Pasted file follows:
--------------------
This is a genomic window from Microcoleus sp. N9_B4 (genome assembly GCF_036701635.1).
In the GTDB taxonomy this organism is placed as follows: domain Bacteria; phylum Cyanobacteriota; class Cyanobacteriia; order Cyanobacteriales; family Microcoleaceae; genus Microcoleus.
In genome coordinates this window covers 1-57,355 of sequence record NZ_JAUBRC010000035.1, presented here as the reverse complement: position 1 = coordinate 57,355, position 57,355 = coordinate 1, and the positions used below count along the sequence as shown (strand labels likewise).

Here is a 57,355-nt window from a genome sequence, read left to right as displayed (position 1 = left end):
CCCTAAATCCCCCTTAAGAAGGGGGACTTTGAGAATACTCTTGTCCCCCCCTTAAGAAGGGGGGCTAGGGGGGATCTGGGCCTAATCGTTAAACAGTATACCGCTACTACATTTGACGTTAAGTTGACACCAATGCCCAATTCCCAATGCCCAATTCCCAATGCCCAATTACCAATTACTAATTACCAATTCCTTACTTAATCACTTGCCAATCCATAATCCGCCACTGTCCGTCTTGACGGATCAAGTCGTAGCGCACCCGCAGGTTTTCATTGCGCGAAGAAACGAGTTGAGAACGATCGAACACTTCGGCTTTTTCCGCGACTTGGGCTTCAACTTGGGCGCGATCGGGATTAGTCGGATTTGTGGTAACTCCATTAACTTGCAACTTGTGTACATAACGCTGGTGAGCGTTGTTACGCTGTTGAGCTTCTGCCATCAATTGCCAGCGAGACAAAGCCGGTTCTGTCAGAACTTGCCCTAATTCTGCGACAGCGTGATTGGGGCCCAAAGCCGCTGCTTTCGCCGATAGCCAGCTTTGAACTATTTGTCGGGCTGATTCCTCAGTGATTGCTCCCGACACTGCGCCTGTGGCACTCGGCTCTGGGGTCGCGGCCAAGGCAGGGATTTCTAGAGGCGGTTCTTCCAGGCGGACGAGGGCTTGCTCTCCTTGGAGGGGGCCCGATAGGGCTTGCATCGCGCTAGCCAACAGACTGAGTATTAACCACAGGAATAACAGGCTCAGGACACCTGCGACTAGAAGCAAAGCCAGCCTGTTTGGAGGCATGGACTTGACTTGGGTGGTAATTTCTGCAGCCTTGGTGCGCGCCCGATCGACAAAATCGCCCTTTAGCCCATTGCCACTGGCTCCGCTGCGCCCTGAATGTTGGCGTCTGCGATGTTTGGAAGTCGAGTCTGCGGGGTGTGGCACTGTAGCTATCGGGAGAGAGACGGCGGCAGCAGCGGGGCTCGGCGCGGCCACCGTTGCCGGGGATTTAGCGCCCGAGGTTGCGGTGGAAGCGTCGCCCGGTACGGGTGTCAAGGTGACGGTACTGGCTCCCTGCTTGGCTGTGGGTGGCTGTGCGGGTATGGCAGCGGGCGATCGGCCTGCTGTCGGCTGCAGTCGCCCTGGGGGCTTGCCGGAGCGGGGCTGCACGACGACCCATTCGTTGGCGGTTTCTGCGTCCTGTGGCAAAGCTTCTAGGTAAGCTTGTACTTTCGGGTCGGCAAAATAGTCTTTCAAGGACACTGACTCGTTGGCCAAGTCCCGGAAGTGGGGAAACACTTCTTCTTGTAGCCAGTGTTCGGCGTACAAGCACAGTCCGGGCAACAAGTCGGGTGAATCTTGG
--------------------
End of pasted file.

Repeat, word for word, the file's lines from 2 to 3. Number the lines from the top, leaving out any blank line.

In the GTDB taxonomy this organism is placed as follows: domain Bacteria; phylum Cyanobacteriota; class Cyanobacteriia; order Cyanobacteriales; family Microcoleaceae; genus Microcoleus.
In genome coordinates this window covers 1-57,355 of sequence record NZ_JAUBRC010000035.1, presented here as the reverse complement: position 1 = coordinate 57,355, position 57,355 = coordinate 1, and the positions used below count along the sequence as shown (strand labels likewise).